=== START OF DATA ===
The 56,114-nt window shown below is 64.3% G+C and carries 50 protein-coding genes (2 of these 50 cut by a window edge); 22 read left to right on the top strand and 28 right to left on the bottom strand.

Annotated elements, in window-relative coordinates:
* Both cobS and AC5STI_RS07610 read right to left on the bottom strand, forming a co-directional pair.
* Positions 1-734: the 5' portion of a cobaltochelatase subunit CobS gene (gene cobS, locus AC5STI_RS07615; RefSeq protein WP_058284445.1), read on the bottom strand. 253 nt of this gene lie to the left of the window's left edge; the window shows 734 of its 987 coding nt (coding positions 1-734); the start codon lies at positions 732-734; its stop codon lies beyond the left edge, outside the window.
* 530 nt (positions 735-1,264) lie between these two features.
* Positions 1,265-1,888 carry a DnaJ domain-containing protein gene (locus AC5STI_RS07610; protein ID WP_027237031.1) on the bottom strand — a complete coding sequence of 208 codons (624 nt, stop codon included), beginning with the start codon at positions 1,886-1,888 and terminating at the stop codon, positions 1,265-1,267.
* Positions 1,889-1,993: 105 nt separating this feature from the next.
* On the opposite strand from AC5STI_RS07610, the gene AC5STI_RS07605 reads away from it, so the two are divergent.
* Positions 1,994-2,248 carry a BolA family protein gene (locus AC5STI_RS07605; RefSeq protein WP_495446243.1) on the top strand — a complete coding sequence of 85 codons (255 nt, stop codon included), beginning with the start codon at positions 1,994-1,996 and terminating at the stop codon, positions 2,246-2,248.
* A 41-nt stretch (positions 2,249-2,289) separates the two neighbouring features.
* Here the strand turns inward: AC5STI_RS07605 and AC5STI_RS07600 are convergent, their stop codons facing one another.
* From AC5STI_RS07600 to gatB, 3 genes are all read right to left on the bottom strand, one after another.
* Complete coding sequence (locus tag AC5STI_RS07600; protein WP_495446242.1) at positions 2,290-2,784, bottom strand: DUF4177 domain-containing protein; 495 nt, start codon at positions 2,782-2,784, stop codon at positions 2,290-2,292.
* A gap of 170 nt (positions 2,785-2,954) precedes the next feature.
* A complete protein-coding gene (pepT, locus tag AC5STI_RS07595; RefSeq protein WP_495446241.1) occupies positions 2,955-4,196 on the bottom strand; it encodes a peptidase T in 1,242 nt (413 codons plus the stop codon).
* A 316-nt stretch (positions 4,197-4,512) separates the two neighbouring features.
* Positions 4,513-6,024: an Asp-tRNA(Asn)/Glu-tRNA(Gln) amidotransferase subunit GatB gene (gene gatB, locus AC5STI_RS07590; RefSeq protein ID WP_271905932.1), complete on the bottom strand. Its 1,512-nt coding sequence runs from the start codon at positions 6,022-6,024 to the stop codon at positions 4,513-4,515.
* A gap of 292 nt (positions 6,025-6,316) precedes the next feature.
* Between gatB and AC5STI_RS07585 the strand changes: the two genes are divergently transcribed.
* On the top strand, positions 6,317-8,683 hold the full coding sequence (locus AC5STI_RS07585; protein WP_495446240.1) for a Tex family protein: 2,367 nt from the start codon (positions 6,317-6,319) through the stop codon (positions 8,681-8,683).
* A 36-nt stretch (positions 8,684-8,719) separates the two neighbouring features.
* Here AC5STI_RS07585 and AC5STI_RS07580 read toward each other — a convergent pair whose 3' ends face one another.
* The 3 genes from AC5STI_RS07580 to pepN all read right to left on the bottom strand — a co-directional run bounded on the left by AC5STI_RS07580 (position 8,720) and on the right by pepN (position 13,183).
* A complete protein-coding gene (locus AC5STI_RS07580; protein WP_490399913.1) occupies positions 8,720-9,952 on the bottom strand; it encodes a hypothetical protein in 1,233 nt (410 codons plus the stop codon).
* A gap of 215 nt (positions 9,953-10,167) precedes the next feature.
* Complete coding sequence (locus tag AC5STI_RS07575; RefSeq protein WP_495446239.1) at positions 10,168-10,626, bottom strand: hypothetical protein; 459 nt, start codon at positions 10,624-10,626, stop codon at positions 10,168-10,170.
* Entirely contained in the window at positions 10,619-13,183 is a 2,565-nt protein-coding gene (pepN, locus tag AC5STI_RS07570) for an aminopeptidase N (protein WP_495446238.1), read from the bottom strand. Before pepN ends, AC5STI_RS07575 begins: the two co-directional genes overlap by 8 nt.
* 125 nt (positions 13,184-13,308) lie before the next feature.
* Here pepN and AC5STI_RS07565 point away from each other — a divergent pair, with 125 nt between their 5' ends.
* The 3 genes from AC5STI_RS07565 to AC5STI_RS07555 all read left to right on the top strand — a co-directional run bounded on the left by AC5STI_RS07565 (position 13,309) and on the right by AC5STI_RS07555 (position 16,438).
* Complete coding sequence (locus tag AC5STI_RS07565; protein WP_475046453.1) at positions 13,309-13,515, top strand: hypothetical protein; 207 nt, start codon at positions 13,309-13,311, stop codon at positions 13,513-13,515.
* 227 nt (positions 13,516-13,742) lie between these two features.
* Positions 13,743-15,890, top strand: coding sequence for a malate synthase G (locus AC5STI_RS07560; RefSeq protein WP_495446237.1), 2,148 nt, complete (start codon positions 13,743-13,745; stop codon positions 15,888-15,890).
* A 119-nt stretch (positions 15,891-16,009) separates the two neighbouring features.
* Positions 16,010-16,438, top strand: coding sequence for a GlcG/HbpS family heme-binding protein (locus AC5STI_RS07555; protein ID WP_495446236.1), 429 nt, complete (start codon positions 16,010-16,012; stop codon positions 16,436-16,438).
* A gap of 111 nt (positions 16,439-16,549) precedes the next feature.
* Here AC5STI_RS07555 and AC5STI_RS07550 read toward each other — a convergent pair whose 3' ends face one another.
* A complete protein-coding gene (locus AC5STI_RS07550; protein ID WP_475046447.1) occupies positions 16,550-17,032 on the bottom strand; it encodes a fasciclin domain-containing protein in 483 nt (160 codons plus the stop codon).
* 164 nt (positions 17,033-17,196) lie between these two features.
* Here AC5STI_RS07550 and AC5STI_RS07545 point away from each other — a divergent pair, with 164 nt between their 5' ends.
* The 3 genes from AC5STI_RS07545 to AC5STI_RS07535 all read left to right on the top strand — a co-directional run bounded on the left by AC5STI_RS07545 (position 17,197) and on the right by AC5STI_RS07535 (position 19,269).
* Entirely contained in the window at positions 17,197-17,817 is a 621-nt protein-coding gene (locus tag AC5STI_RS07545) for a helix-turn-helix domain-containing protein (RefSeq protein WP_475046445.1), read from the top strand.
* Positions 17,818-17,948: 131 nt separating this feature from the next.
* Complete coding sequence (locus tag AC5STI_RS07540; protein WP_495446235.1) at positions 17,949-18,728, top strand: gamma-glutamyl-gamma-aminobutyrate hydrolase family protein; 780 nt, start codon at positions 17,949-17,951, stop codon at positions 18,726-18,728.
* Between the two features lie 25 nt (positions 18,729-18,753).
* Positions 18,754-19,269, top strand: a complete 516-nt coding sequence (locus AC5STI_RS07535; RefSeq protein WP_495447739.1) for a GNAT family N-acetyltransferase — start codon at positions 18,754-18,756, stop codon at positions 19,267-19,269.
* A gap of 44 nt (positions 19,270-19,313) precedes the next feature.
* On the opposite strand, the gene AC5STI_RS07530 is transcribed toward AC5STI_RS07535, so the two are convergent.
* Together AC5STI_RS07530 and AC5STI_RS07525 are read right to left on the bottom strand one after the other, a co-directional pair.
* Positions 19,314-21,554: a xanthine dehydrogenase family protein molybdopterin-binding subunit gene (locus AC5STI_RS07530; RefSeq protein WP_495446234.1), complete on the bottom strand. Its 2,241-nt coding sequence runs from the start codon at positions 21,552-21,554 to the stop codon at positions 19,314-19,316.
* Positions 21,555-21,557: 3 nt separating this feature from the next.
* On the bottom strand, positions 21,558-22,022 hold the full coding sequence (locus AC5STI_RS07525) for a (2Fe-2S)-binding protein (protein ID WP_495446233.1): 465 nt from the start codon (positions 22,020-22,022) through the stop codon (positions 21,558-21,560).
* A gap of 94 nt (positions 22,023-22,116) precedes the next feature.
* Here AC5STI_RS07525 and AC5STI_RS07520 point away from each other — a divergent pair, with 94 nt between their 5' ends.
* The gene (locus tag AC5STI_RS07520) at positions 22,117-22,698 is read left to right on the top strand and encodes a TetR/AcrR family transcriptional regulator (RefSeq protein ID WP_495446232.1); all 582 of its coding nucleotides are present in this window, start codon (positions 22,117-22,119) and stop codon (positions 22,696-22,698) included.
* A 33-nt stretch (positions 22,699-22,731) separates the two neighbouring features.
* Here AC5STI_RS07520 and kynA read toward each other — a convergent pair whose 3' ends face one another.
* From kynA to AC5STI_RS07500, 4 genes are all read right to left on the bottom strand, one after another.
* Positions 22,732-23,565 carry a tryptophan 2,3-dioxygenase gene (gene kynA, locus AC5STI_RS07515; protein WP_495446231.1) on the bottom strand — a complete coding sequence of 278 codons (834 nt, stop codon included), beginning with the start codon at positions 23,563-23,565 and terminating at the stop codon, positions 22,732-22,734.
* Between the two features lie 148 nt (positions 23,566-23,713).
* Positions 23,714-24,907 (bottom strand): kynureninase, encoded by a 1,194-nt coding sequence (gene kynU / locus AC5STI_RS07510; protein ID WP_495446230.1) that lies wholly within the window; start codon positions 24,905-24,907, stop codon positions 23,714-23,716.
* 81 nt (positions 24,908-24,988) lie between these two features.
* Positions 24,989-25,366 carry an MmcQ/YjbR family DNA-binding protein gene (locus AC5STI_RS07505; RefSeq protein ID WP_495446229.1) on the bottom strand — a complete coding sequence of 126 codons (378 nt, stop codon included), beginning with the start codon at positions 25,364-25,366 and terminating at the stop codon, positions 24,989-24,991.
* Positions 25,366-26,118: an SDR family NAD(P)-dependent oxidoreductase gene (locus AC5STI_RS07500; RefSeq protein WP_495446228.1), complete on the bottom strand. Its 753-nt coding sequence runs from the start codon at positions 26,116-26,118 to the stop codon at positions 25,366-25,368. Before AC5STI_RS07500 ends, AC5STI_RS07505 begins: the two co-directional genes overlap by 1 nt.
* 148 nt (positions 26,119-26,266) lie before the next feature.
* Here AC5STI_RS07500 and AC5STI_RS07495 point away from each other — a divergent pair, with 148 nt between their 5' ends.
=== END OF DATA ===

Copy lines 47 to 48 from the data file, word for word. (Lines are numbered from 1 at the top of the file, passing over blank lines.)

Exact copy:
* A gap of 44 nt (positions 19,270-19,313) precedes the next feature.
* On the opposite strand, the gene AC5STI_RS07530 is transcribed toward AC5STI_RS07535, so the two are convergent.